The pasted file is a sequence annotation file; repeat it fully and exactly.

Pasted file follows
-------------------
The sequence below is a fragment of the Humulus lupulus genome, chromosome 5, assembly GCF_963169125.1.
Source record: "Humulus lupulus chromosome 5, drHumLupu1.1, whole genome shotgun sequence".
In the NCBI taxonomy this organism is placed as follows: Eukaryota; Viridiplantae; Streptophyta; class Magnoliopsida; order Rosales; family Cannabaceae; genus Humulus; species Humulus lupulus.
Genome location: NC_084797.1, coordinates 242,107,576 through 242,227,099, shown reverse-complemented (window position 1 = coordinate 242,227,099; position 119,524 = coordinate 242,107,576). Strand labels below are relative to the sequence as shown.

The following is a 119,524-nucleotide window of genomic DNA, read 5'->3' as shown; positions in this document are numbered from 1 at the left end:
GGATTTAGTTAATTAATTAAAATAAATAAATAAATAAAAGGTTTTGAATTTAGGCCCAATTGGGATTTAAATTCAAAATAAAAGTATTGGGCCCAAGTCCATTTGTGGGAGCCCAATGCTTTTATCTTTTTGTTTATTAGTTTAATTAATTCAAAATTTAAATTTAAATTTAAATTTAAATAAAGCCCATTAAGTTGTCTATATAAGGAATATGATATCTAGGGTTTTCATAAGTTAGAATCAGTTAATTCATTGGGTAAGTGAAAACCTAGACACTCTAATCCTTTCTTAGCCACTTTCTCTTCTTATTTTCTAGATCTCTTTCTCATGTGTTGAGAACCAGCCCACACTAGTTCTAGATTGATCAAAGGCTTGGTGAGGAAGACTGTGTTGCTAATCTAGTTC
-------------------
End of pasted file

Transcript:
The sequence below is a fragment of the Humulus lupulus genome, chromosome 5, assembly GCF_963169125.1.
Source record: "Humulus lupulus chromosome 5, drHumLupu1.1, whole genome shotgun sequence".
In the NCBI taxonomy this organism is placed as follows: Eukaryota; Viridiplantae; Streptophyta; class Magnoliopsida; order Rosales; family Cannabaceae; genus Humulus; species Humulus lupulus.
Genome location: NC_084797.1, coordinates 242,107,576 through 242,227,099, shown reverse-complemented (window position 1 = coordinate 242,227,099; position 119,524 = coordinate 242,107,576). Strand labels below are relative to the sequence as shown.

The following is a 119,524-nucleotide window of genomic DNA, read 5'->3' as shown; positions in this document are numbered from 1 at the left end:
GGATTTAGTTAATTAATTAAAATAAATAAATAAATAAAAGGTTTTGAATTTAGGCCCAATTGGGATTTAAATTCAAAATAAAAGTATTGGGCCCAAGTCCATTTGTGGGAGCCCAATGCTTTTATCTTTTTGTTTATTAGTTTAATTAATTCAAAATTTAAATTTAAATTTAAATTTAAATAAAGCCCATTAAGTTGTCTATATAAGGAATATGATATCTAGGGTTTTCATAAGTTAGAATCAGTTAATTCATTGGGTAAGTGAAAACCTAGACACTCTAATCCTTTCTTAGCCACTTTCTCTTCTTATTTTCTAGATCTCTTTCTCATGTGTTGAGAACCAGCCCACACTAGTTCTAGATTGATCAAAGGCTTGGTGAGGAAGACTGTGTTGCTAATCTAGTTC